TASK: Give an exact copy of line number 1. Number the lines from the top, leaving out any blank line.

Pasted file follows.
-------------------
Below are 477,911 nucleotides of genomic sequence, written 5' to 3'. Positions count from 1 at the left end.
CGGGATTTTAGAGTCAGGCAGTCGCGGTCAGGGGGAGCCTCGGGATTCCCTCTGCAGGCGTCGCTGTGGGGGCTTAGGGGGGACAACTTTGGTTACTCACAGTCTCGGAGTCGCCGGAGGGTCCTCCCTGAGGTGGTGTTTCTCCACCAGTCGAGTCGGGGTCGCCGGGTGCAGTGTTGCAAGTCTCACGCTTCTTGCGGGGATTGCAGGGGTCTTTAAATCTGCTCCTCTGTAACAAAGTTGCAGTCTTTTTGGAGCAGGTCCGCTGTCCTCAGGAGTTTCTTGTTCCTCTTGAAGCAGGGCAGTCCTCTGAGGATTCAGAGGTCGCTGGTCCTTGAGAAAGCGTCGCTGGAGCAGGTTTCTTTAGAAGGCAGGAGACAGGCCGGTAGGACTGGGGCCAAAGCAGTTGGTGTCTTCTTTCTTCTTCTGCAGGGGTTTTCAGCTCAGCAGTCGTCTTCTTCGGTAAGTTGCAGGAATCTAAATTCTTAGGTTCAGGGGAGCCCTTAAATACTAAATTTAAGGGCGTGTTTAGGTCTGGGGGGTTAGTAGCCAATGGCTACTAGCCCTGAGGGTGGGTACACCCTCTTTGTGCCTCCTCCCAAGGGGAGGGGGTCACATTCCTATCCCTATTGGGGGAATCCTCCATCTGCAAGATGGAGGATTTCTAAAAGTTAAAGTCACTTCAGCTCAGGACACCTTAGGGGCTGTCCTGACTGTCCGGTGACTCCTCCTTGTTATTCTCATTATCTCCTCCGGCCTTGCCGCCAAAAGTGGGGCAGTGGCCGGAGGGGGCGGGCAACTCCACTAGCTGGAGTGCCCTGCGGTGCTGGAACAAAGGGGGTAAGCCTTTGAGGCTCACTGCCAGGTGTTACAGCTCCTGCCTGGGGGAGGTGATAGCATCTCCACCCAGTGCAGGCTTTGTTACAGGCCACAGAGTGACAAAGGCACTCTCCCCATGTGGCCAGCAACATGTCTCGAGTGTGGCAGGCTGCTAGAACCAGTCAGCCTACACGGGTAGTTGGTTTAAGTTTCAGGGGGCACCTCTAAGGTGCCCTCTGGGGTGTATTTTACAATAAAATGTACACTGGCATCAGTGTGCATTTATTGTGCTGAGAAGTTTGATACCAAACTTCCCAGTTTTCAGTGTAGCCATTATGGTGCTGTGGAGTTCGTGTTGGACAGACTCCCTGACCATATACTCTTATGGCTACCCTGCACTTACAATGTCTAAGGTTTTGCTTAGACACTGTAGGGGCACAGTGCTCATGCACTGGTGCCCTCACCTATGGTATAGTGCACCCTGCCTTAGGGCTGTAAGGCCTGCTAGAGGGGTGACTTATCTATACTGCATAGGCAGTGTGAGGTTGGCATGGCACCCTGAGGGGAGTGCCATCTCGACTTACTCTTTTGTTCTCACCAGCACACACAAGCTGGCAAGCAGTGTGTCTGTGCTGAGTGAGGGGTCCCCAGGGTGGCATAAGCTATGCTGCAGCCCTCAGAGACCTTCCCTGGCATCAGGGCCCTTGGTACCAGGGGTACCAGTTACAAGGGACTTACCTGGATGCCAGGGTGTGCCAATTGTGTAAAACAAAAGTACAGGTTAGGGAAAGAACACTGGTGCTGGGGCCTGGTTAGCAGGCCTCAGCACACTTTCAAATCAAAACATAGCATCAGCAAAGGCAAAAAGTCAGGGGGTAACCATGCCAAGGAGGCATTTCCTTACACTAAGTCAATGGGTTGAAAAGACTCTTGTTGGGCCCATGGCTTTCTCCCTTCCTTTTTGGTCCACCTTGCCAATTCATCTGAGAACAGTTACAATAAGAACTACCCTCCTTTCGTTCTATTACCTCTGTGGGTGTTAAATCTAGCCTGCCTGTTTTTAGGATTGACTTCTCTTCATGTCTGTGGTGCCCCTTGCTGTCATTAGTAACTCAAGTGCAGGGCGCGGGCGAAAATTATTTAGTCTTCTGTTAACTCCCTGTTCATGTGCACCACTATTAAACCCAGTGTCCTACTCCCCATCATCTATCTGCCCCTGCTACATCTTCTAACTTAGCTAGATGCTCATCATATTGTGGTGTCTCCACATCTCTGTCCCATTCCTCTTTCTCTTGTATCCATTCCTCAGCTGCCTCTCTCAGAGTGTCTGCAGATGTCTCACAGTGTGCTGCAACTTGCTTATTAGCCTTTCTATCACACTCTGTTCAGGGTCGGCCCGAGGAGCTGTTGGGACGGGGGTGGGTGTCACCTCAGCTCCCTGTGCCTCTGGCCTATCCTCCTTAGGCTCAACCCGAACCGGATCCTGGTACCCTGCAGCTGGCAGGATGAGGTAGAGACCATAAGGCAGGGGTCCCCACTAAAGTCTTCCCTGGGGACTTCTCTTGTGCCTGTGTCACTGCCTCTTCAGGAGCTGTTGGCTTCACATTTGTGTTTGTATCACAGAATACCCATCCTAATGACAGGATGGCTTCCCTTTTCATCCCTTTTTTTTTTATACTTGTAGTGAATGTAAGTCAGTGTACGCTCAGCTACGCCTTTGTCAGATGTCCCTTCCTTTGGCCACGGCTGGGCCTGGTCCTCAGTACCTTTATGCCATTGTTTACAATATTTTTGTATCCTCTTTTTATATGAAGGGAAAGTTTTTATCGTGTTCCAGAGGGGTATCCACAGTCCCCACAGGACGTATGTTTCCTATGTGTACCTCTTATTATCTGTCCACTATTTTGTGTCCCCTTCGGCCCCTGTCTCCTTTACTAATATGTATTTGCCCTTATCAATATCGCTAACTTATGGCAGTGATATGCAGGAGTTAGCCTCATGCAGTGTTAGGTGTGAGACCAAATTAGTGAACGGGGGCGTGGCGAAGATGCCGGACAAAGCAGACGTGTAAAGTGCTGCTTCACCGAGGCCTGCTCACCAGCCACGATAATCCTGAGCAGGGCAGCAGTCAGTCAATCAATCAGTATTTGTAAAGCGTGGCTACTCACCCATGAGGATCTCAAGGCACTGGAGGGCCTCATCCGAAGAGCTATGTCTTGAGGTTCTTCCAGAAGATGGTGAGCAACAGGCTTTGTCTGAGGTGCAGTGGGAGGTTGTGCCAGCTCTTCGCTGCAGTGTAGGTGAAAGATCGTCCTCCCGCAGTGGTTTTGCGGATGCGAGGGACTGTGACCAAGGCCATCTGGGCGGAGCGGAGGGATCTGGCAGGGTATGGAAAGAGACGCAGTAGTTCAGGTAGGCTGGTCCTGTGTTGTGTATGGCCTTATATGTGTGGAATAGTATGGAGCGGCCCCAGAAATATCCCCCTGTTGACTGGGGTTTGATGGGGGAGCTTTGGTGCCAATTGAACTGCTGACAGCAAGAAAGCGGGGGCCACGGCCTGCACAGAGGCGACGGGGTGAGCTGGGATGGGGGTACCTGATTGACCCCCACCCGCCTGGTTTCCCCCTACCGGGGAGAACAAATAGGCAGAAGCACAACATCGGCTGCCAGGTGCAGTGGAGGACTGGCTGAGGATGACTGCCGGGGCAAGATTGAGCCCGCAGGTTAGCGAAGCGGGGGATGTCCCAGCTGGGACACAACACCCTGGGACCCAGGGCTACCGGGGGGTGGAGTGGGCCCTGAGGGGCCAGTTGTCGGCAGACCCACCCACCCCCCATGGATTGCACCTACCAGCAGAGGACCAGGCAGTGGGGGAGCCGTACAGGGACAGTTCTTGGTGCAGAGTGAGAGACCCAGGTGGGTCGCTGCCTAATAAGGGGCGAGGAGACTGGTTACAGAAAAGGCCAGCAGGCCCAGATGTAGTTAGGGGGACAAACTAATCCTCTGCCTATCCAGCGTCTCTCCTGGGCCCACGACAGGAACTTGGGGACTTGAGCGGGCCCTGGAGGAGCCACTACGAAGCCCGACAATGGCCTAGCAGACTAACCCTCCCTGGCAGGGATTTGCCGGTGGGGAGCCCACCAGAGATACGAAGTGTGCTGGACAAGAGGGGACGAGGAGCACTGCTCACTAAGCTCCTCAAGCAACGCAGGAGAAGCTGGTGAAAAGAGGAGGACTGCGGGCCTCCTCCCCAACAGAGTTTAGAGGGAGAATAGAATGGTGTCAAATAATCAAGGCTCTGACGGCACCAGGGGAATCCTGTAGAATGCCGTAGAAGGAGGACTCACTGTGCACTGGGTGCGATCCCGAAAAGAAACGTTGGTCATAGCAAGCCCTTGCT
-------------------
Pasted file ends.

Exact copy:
Below are 477,911 nucleotides of genomic sequence, written 5' to 3'. Positions count from 1 at the left end.